Sometimes South Africa maybe gets overwhelmed with the high level of
HIV-Aids, of TB, of Malaria, of malnutrition and poverty and unemployment. The
problem list seems so long.
But the cycle ride was a positive move with young people reaching out to
help other young people.
The two UMashesha volunteers Thomas Ranamane and Elizabeth Botopela were
essential to communicate with children using all South Africa's languages well
and because both Thomas and Elizabeth have St John Ambulance Level 3 First Aid
Geoff Brown (21) and Tyrone Woods (24) were both students with Triple A
School of Advertising in Johannesburg.
Geoff has experience in marketing and business economics but his
favourite pastime is sport - from action netball and action soccer (for action
- read "indoor with nets all around") to rugby, gym, golf and of course,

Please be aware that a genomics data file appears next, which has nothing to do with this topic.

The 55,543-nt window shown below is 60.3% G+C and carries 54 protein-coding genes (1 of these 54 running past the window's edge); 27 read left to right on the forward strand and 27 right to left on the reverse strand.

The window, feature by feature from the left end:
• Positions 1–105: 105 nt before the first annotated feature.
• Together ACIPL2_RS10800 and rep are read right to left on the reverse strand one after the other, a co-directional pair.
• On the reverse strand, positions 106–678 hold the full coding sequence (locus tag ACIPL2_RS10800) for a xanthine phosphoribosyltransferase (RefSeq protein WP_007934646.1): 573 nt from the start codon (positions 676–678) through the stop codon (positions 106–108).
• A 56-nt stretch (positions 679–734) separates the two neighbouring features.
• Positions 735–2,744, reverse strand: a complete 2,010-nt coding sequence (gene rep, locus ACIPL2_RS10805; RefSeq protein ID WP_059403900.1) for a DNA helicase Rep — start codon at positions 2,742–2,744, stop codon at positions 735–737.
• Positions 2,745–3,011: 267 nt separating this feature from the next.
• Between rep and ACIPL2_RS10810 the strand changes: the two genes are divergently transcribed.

Tyrone is described by team mates as "loving the limelight, very caring
with a soft side" who enjoys rugby and soccer. He says: "I'm very
sports-orientated, not one to sit behind a desk at all. I give full of my
The students met Children of Fire founder Bronwen Jones at a
presentation three months ago. Meagan said: "When we heard the briefing, we
were shocked. We wanted to do something more than just a theoretical project."
Geoff said: "We hadn't been exposed to such injuries before. I couldn't
believe that people are so insensitive."
Lisa added: "Tyrone came up with the idea of the cycle ride. If we had
never heard of this huge problem before, we knew we had to take the issue of
burns countrywide, so that's what we'll do."
The students say: "Even if all our effort just saves one squatter camp
from catching light, or gets one family to check their electricty is truly